Get real. It’s been our plaintive cry to the fashion industry for SO very long.
Yet still, style is presented to women as something that only looks good on the young and the bony,
On the catwalk, creations are draped over bodies at least a third of the age and size of the women who have enough money to buy the label.
On the high street it’s less extreme, but the subliminal message is the same; our clothes look great if you already do. Their definition of a great-looking woman? One who has not been ravaged by time and has never allowed a Krispy Kreme donut to pass from lips to hips.
Shops, whose customers range from an eight to a 20, treat us like dummies. They clad their walls in images of slender young women wearing their gear - and dress up sleek mannequins, plastic people all moulded a size ten - three sizes smaller than the average British woman. Worse, they’ve taken the computer-generated shape of Lara Croft as inspiration.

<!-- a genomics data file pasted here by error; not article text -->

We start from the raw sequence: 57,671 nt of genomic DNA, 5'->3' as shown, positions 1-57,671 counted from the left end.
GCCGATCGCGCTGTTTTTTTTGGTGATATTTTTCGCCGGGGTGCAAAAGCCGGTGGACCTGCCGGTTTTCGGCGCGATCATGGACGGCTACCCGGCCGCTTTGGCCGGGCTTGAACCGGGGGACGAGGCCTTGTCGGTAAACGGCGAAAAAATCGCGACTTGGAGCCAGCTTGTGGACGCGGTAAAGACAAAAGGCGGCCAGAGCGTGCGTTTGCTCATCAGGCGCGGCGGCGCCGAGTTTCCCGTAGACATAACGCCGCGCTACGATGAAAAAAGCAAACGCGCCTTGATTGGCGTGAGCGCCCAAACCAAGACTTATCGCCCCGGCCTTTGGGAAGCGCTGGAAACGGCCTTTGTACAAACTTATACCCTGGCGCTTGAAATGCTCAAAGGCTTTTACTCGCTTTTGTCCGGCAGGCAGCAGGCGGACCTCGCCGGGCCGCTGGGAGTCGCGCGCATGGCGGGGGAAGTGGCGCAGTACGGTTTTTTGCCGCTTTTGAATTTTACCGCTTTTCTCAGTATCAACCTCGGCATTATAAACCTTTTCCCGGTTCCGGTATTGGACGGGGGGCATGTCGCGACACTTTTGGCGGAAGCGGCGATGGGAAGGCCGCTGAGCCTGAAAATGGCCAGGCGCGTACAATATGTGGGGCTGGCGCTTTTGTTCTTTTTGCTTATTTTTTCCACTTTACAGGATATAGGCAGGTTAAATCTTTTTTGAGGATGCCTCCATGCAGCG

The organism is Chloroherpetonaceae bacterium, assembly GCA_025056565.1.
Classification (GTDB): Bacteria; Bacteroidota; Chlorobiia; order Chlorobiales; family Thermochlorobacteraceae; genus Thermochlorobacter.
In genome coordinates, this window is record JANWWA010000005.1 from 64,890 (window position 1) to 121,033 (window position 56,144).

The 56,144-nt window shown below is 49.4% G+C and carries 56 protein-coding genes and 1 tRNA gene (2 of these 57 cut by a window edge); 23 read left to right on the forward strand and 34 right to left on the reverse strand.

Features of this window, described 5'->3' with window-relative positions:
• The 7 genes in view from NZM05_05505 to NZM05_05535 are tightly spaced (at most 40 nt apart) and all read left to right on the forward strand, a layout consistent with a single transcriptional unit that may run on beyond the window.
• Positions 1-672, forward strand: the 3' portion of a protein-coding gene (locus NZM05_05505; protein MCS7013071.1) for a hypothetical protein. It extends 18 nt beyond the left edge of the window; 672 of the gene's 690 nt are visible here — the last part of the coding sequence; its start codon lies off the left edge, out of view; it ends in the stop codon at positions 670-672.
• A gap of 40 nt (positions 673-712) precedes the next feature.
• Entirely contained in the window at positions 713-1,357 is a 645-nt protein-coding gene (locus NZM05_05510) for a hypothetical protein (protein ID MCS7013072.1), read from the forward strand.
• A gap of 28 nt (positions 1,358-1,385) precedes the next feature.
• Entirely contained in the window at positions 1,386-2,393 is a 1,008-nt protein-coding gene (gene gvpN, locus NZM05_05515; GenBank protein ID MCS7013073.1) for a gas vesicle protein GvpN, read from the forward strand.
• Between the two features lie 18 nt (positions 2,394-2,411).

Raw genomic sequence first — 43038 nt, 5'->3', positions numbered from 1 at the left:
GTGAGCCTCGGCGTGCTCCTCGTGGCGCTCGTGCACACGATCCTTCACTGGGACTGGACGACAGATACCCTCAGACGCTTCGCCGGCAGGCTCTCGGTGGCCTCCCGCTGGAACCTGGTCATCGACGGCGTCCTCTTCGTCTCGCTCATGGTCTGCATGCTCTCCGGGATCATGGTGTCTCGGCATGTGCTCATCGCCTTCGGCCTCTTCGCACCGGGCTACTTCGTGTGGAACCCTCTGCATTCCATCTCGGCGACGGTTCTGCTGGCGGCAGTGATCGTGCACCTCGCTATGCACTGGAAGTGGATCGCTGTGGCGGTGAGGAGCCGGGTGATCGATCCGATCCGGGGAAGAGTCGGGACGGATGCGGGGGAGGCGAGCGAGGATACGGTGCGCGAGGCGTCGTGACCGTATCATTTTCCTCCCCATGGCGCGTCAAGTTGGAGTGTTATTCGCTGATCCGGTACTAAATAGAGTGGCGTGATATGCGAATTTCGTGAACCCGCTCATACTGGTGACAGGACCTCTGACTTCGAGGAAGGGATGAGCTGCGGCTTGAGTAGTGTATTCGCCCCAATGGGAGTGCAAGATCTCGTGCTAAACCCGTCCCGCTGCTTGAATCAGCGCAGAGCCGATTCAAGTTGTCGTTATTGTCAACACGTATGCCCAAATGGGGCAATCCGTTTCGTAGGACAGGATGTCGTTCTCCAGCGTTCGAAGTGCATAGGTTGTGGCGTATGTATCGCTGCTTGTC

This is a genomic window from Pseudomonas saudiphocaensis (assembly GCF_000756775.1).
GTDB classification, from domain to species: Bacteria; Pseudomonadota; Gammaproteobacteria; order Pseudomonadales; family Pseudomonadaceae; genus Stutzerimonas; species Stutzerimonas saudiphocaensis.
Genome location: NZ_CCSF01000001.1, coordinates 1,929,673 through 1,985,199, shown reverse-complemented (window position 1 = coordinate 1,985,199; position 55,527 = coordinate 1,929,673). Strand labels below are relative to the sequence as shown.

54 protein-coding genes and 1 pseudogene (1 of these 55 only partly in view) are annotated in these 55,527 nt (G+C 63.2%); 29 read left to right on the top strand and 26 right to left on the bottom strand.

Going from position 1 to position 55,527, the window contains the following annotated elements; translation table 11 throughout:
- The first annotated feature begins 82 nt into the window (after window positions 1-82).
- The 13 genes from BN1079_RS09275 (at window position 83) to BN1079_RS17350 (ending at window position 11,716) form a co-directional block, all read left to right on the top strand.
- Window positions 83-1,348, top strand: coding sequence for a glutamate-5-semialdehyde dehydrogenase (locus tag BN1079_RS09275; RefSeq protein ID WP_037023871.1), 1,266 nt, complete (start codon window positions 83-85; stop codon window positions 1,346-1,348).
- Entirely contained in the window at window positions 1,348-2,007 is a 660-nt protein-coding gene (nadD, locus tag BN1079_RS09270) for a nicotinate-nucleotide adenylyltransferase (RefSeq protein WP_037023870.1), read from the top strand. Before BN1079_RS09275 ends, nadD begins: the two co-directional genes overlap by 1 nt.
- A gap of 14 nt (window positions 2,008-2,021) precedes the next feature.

Whatever is draped over them looks fabulous; we’re supposed to snatch a version of it in our size and dash to the ‘till like brain-washed zombies. But it doesn’t work. As soon as that garment slips over our eager form, we look in the mirror at belly and bum disturbing the line and we are gutted. Disappointed with ourselves for not being what clothes manufacturers expect. And angry with them for making us feel that way.
So, one big, broad-hipped hooray for Debenhams, who this week became the first high street retailer to permanently introduce size 16 mannequins - the UK’s most common size. In a bid to boost body confidence, the new dummies will soon stand next to their size 10 sisters in all 170 UK stores.
At last, we will be able to see at a glance what how that nifty little number will look on the less than nifty us.
Debenhams are no dummies. The move will increase both loyalty and spending. Research shows women are three times more likely to buy clothes shown on models their size.